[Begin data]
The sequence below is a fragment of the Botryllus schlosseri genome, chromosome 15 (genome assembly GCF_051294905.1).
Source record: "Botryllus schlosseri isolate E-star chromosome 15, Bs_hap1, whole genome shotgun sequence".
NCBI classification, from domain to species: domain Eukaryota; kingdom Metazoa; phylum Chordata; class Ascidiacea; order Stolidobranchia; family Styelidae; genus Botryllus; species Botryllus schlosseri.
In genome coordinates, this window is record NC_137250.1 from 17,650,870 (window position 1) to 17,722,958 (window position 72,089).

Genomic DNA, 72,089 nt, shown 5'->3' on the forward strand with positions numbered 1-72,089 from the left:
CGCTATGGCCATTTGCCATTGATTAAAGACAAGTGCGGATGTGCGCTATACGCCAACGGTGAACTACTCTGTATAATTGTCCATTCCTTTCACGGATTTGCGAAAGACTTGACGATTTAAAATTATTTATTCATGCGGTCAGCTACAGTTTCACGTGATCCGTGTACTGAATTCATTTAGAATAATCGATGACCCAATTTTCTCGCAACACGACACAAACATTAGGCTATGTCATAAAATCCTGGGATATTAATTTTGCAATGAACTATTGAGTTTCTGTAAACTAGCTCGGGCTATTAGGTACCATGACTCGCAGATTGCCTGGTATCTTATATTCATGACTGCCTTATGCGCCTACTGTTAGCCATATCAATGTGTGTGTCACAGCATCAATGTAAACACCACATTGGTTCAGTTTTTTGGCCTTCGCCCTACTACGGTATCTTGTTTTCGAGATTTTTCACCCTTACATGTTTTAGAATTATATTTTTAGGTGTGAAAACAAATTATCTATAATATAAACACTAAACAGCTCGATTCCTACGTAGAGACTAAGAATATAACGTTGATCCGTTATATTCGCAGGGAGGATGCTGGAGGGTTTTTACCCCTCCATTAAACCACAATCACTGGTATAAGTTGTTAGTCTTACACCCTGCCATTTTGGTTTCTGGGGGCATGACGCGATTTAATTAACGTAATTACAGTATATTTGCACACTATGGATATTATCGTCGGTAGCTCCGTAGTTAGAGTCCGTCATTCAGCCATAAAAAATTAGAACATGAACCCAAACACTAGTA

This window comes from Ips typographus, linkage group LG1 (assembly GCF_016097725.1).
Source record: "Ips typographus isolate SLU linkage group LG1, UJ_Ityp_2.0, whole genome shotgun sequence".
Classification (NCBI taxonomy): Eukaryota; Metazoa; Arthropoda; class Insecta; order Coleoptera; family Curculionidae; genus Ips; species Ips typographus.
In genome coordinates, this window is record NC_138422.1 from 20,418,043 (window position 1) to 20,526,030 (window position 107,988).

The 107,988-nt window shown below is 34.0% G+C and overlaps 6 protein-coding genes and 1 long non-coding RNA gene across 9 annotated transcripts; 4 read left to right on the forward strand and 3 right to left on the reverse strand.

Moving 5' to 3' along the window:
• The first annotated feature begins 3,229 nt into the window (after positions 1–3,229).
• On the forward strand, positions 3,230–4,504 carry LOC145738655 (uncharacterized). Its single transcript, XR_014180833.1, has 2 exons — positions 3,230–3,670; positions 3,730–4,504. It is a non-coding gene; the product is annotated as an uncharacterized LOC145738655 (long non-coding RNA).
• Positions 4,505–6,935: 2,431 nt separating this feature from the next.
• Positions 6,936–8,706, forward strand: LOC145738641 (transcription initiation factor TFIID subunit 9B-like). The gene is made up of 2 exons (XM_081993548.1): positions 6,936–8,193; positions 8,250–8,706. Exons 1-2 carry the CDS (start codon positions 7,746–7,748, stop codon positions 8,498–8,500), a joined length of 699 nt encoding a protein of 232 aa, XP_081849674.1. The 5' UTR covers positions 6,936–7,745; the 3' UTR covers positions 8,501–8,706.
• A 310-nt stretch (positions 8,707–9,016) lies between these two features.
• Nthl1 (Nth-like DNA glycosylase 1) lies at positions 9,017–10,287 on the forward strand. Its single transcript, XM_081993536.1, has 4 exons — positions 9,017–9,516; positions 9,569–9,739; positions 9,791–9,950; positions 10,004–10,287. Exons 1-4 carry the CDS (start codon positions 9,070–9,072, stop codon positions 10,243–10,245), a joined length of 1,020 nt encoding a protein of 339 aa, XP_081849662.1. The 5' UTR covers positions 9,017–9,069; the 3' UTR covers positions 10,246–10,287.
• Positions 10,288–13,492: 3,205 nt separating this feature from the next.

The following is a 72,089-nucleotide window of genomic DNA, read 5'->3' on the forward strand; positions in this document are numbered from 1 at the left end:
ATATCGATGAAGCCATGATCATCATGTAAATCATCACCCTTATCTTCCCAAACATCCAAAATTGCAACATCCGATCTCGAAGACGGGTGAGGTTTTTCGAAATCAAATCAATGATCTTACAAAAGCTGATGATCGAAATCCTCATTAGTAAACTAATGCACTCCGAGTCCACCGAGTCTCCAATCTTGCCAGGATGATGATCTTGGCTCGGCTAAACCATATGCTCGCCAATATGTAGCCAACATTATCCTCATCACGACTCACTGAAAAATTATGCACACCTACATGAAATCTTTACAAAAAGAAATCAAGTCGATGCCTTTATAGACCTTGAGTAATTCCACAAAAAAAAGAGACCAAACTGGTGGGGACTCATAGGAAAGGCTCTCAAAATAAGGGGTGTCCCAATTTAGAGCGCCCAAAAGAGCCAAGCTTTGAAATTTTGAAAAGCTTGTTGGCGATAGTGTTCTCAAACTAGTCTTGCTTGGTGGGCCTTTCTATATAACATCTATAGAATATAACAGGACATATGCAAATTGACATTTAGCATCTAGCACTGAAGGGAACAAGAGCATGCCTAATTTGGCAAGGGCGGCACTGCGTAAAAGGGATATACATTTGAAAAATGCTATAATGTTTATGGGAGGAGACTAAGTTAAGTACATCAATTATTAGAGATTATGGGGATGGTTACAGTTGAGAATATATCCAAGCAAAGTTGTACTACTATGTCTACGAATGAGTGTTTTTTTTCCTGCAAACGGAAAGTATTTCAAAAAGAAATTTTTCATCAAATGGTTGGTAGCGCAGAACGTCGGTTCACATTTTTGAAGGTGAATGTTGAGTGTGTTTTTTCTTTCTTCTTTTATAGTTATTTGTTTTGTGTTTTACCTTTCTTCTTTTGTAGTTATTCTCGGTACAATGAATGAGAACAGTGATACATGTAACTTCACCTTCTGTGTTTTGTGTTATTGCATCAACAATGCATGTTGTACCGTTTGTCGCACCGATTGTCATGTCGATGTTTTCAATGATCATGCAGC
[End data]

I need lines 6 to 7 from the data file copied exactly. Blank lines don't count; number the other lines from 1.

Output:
CGCTATGGCCATTTGCCATTGATTAAAGACAAGTGCGGATGTGCGCTATACGCCAACGGTGAACTACTCTGTATAATTGTCCATTCCTTTCACGGATTTGCGAAAGACTTGACGATTTAAAATTATTTATTCATGCGGTCAGCTACAGTTTCACGTGATCCGTGTACTGAATTCATTTAGAATAATCGATGACCCAATTTTCTCGCAACACGACACAAACATTAGGCTATGTCATAAAATCCTGGGATATTAATTTTGCAATGAACTATTGAGTTTCTGTAAACTAGCTCGGGCTATTAGGTACCATGACTCGCAGATTGCCTGGTATCTTATATTCATGACTGCCTTATGCGCCTACTGTTAGCCATATCAATGTGTGTGTCACAGCATCAATGTAAACACCACATTGGTTCAGTTTTTTGGCCTTCGCCCTACTACGGTATCTTGTTTTCGAGATTTTTCACCCTTACATGTTTTAGAATTATATTTTTAGGTGTGAAAACAAATTATCTATAATATAAACACTAAACAGCTCGATTCCTACGTAGAGACTAAGAATATAACGTTGATCCGTTATATTCGCAGGGAGGATGCTGGAGGGTTTTTACCCCTCCATTAAACCACAATCACTGGTATAAGTTGTTAGTCTTACACCCTGCCATTTTGGTTTCTGGGGGCATGACGCGATTTAATTAACGTAATTACAGTATATTTGCACACTATGGATATTATCGTCGGTAGCTCCGTAGTTAGAGTCCGTCATTCAGCCATAAAAAATTAGAACATGAACCCAAACACTAGTA

This window comes from Ips typographus, linkage group LG1 (assembly GCF_016097725.1).